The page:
Molecular and cellular basis of death / survival and major life threatening diseases and conditions; co-ordination of metabolism and cell cycle progression.
Research in the group includes both basic and applied molecular cell biology.
Our research strengths are in mitochondrial signalling, subcellular trafficking and protein secretion, the co-ordination and regulation of metabolism and cell cycle progression, receptor-mediated cell signalling, cellular models of disease, inflammation, cancer and epigenetic regulation of diseases. These research activities are key to an understanding of major diseases and their progression and ultimately may lead to new, improved therapeutic options
A key interest is the biology of the cross-linking enzyme tissue transglutaminase (TG2), its interaction with the extracellular matrix and its functions in cell attachment, differentiation and migration. We have interests in stem cell biology and the precise control of cellular microenvironments to model functional tissue analogues. Another focus is the role of the mitochondrial enzyme monoamine oxidase in cell survival and development and the role of mitochondria in cell cycle progression. We also have interests in precise control of cellular microenvironments to model functional tissue analogues. Work in these areas informs and overlaps with research into mechanisms that underpin human diseases.
Pathology research focuses on major life threatening diseases and conditions such as cancer, diabetes and kidney disease and conditions which increase with age (immunosenescence, neurodegeneration). Research on cancer focuses on cellular changes that are hallmarks of tumorigenesis, including the study of the cytoskeleton, the telomere and mechanisms of mutagenesis. An interest in the group is the biology of diabetes, particularly mechanisms that affect insulin secretion from the pancreatic beta cells. Additional areas of research include the decline in function of immune cells during ageing and the role of TG2 in kidney fibrosis and other pathological conditions.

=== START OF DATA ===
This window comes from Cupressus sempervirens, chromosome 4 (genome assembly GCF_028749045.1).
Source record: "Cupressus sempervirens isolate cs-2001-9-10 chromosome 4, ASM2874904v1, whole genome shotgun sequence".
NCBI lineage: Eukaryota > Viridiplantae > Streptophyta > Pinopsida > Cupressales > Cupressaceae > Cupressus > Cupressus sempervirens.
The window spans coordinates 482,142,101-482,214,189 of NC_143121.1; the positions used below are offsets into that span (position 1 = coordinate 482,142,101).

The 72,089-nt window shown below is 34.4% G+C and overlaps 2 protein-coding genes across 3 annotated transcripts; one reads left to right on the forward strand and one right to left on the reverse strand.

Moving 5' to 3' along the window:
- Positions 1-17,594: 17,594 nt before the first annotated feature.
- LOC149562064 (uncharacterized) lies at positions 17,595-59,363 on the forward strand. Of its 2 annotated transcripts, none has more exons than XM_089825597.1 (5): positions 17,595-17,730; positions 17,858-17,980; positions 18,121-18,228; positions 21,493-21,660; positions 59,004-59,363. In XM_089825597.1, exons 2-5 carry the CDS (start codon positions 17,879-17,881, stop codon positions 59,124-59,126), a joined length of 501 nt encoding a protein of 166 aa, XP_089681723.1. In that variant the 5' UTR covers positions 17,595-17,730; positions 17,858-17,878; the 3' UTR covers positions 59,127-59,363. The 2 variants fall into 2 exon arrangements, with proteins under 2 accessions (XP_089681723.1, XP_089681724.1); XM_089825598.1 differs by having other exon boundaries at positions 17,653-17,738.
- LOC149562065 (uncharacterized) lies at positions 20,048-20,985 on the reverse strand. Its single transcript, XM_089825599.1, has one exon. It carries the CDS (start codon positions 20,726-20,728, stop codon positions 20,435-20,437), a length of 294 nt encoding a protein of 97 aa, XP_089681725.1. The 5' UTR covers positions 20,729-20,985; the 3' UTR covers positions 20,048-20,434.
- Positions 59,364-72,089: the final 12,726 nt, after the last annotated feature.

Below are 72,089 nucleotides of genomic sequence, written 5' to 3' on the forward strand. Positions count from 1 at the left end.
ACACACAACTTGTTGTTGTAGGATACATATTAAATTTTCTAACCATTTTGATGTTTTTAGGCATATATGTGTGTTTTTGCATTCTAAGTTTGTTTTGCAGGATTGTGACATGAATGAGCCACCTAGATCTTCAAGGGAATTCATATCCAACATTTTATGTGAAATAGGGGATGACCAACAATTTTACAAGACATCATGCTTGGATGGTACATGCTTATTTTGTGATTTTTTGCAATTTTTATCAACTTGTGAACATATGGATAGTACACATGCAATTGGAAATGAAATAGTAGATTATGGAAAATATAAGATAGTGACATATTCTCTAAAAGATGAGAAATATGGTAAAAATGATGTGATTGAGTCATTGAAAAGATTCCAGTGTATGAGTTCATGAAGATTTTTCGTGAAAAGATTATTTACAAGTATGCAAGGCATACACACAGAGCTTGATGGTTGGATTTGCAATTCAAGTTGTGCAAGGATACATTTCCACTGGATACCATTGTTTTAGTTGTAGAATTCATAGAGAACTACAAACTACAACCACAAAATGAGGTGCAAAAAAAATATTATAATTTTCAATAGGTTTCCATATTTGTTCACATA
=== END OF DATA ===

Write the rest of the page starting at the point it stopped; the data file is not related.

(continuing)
Finally the group undertakes integrated approaches to understand the molecular mechanisms of epigenetic variation in the dynamic control of gene expression independently of DNA sequence changes. The aim is to identify the epigenetic mechanisms that cause abnormal activation or silencing of specific genes and characterize how alterations of the epigenome regulate gene networks involved in the aetiology of human disease. The role of DNA methylation, chromatin modifying proteins, histone modifications, non-coding RNAs and their interplay, are investigated in the context of, for example, inflammatory bowel diseases and gastrointestinal cancers. This knowledge is used to generate therapeutic tools that could distinctively and heritably alter the fate of cells, against life-threatening diseases.
- Professor Yvonne Barnett - ageing, human mutagenesis, immunosenescence
- Professor Ellen Billett - monoamine oxidase (MAO), mitochondrial dysfunction, neurodegeneration
- Dr Sergio Colombo - regulation of metabolism during cell cycle progression, epigenetics and cancer, mitochondrial role in pathophysiology
- Dr Amanda Coutts - Cancer, p53 and its co-factor JMY, autophagy and cell survival
- Dr Alan Hargreaves - transglutaminase, neural stem cells
- Dr Maria Hatziapostolou - cancer growth and aggressiveness, epigenetic regulation, genome-wide methylation, transcriptomic and microRNA analyses
- Dr Glen Kirkham - stem cell biology, tissue engineering, biological imaging, cellular microenvironment
- Dr Christos Polytarchou - inflammatory bowel diseases, cancer, micro RNA and non-coding RNAs, epigenetic regulation
- Dr Mark Turner - diabetes, insulin secretion, TNFR-associated periodic syndrome (TRAPS)
- Dr Aslihan Ugun-Klusek – neurodegeneration, proteomics, PD and AD models, monoamine oxidase
- Dr Elisabetta Verderio Edwards - transglutaminase, extracellular matrix, syndecan-4, kidney fibrosis
Selected publications are listed on group members' profile pages.